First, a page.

Simply Brilliant: A book review by Bob Morris

Posted on: September 23rd, 2016 by bobmorris

simply-brilliantSimply Brilliant: How Great Organizations Do Ordinary Things in Extraordinary Ways
Bill Taylor
Portfolio/The Penguin Group (September 2016)

How and why “the thrill of breakthrough creativity and breakaway performance” belongs to all who can reimagine what they do and how they do it

The title of one Bill Taylor’s previously published books, Practically Radical, correctly suggests the thrust and flavor of how he thinks. He is a world-class empiricist with a highly-developed mindfulness; also, he is a diehard pragmatist with a determination (obsession?) to understands what works in the business world, what doesn’t, and why. In each book, his objective — as is his mission in life — is to share what he has learned with as many people as possible. With rare exception, the best business books answer an especially important question or solve an especially difficult problem. That is certainly true of Simply Brilliant. Its subtitle indicates that: “How do great organizations do ordinary things in extraordinary ways?”

It is no coincidence that the companies annually ranked among those most highly admired and best to work for are also among those annually ranked the most profitable, with the greatest cap value in their industry segment. Leaders of great organizations “sweat the little stuff.” They know that so-called “soft skills” produce high-impact (i.e. “hard”) results.

According to Taylor, “The most successful organizations are no longer the ones that offer the best deals. They’re the ones that champion the most original ideas, and do things other organizations can’t or won’t do.” I have worked with dozens of such organizations and presume to suggest other communion attributes: Everyone thinks and speaks in terms of first-0person plural pronouns and everyone has what I characterize as “dirt under their nails.” There is never a call for volunteers. If someone sees the need for something to be done, they either do it or recruit someone better qualified to do it.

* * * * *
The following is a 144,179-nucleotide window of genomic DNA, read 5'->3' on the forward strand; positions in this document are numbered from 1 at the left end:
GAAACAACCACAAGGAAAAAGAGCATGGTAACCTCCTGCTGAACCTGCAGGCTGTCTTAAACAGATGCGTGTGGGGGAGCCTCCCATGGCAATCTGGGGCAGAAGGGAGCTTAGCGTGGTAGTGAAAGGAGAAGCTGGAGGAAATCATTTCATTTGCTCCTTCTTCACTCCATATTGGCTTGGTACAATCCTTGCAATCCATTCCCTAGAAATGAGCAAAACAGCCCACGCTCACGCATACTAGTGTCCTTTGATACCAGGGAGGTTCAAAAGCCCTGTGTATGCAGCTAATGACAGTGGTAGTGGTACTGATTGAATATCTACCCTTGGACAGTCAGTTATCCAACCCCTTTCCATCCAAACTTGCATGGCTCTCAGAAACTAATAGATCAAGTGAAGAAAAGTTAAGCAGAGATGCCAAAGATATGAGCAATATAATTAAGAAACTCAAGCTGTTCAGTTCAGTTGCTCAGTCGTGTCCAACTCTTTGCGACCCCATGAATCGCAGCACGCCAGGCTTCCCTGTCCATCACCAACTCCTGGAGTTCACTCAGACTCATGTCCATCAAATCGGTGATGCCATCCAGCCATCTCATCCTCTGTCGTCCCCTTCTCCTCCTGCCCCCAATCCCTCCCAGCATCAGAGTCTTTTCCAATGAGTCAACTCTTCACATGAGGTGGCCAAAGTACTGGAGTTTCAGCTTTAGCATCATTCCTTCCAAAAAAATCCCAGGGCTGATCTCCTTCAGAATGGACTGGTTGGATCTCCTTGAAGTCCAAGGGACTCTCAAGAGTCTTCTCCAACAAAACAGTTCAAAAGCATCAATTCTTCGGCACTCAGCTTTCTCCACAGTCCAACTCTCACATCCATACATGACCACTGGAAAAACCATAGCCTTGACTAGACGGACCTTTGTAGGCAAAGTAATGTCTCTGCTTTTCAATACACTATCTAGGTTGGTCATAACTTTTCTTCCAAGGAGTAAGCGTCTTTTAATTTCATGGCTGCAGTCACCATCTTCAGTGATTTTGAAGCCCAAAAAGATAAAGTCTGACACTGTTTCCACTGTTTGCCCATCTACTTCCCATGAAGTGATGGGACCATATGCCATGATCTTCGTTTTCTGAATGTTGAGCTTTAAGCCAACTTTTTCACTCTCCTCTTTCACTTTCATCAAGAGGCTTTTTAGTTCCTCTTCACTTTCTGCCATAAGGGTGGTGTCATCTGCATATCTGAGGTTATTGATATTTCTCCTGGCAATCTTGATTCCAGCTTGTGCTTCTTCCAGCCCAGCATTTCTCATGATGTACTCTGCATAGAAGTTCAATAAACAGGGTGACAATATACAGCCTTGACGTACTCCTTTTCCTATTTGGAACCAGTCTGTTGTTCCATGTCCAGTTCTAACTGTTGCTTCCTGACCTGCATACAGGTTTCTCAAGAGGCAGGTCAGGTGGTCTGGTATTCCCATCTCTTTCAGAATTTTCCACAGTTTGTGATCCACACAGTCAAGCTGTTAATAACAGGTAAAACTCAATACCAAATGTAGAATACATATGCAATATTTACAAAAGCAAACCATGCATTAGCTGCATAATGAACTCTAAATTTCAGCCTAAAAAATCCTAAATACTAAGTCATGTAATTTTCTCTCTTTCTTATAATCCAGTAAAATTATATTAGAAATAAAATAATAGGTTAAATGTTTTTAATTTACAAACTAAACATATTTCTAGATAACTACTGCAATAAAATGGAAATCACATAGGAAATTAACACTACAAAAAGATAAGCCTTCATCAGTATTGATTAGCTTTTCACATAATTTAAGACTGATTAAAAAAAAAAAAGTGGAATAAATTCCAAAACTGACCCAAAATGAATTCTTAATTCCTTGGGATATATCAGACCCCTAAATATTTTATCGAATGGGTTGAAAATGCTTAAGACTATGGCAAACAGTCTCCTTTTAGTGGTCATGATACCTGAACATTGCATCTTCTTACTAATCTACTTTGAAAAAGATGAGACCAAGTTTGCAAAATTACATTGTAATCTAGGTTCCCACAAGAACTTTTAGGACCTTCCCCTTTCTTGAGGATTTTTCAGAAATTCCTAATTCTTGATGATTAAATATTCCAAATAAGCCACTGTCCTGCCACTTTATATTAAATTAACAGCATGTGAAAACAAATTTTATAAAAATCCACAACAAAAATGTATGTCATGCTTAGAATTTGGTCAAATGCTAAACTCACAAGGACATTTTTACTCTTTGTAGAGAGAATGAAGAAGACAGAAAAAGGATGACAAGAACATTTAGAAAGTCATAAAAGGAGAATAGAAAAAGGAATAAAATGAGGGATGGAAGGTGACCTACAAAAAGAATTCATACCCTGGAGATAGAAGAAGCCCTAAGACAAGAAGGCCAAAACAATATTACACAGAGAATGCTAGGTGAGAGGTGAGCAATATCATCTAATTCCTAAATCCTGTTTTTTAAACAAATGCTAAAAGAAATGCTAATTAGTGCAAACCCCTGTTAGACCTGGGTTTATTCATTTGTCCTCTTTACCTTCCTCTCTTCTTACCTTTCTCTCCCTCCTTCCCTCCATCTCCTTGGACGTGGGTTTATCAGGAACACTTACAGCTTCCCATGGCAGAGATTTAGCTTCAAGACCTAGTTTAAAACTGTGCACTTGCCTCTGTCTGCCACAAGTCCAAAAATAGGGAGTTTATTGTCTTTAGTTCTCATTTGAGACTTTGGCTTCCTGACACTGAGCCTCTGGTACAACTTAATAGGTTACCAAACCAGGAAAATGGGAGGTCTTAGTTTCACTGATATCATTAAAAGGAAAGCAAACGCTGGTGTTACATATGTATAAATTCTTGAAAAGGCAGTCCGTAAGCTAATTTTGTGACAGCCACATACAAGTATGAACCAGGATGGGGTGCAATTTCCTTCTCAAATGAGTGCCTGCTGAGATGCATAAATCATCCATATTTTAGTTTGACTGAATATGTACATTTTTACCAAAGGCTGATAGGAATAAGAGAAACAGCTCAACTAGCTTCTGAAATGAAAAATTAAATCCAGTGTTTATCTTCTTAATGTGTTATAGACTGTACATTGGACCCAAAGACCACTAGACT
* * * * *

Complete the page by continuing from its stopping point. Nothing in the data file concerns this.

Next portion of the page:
These are among the key people (listed in alpha order) who provided significant leadership to organizational initiatives or had significance influence with them:

o Mihaly Csikszentmihalyi (Pages 90-93)
o Steven Cannon (153-158, 160-161, and 226-227)
o Thomas Crosby (45-50 and 91-92)
o Douglas Eby (122-123 and 144-147)
o John W. Gardner (6-7 and 102-105)
o Dan Gilbert (53-57 and 222-223)
o Katherine Gottlieb (118-121, 124-125, 142-144, and 146-148)
o Lee Hein (186-188 and 190-192)
o Vernon Hill (16-19, 220-23, and 30-34)
o Tony Hsieh (165-175)
o Gary Ridge (105-111 and 225-226)
o Rosanne Taggerty (67-71, 83-86, 103-104, and 176-177)

Taylor focuses on organizations such as these (listed in alpha order) to illustrate what can happen when a workforce and its leaders reimagine what they do and how they do it:

o Downtown Project/Las Vegas (Pages 166-175)
o John Lewis Partnership (194-202 and 211-212)
o Lincoln Electric (7-8 and 211-219)
o Mercedes-Benz USA (153-161 and 226-227)
o Metro Bank (12-19 and 30-34)
o Nuka System of Care/Alaska (116-119, 122-125, and 143-144)
o Pal’s Sudden Service (41-52 and 91-92)